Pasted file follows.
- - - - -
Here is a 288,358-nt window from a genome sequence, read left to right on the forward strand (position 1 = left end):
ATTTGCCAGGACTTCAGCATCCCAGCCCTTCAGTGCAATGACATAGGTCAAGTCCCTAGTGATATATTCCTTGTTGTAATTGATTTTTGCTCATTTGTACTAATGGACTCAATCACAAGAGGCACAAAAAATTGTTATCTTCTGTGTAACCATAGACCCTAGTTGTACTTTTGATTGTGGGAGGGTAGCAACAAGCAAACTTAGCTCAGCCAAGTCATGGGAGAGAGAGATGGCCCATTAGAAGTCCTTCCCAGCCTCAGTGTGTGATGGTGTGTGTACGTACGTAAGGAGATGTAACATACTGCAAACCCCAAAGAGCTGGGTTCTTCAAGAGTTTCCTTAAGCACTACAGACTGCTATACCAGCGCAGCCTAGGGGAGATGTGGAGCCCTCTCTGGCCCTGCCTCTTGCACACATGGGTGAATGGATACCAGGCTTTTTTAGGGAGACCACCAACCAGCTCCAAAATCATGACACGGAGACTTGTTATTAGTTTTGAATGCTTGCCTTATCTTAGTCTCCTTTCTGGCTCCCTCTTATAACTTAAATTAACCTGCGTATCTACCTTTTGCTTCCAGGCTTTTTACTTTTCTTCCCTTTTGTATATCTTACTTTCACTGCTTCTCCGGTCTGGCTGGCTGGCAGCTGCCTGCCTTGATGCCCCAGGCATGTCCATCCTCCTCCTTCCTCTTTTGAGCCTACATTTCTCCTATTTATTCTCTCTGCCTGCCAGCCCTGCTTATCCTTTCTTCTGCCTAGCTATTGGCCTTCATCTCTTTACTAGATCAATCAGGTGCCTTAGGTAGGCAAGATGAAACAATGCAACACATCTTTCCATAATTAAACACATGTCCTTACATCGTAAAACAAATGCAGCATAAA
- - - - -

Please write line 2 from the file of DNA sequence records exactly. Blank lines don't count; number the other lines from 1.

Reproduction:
ATTTGCCAGGACTTCAGCATCCCAGCCCTTCAGTGCAATGACATAGGTCAAGTCCCTAGTGATATATTCCTTGTTGTAATTGATTTTTGCTCATTTGTACTAATGGACTCAATCACAAGAGGCACAAAAAATTGTTATCTTCTGTGTAACCATAGACCCTAGTTGTACTTTTGATTGTGGGAGGGTAGCAACAAGCAAACTTAGCTCAGCCAAGTCATGGGAGAGAGAGATGGCCCATTAGAAGTCCTTCCCAGCCTCAGTGTGTGATGGTGTGTGTACGTACGTAAGGAGATGTAACATACTGCAAACCCCAAAGAGCTGGGTTCTTCAAGAGTTTCCTTAAGCACTACAGACTGCTATACCAGCGCAGCCTAGGGGAGATGTGGAGCCCTCTCTGGCCCTGCCTCTTGCACACATGGGTGAATGGATACCAGGCTTTTTTAGGGAGACCACCAACCAGCTCCAAAATCATGACACGGAGACTTGTTATTAGTTTTGAATGCTTGCCTTATCTTAGTCTCCTTTCTGGCTCCCTCTTATAACTTAAATTAACCTGCGTATCTACCTTTTGCTTCCAGGCTTTTTACTTTTCTTCCCTTTTGTATATCTTACTTTCACTGCTTCTCCGGTCTGGCTGGCTGGCAGCTGCCTGCCTTGATGCCCCAGGCATGTCCATCCTCCTCCTTCCTCTTTTGAGCCTACATTTCTCCTATTTATTCTCTCTGCCTGCCAGCCCTGCTTATCCTTTCTTCTGCCTAGCTATTGGCCTTCATCTCTTTACTAGATCAATCAGGTGCCTTAGGTAGGCAAGATGAAACAATGCAACACATCTTTCCATAATTAAACACATGTCCTTACATCGTAAAACAAATGCAGCATAAA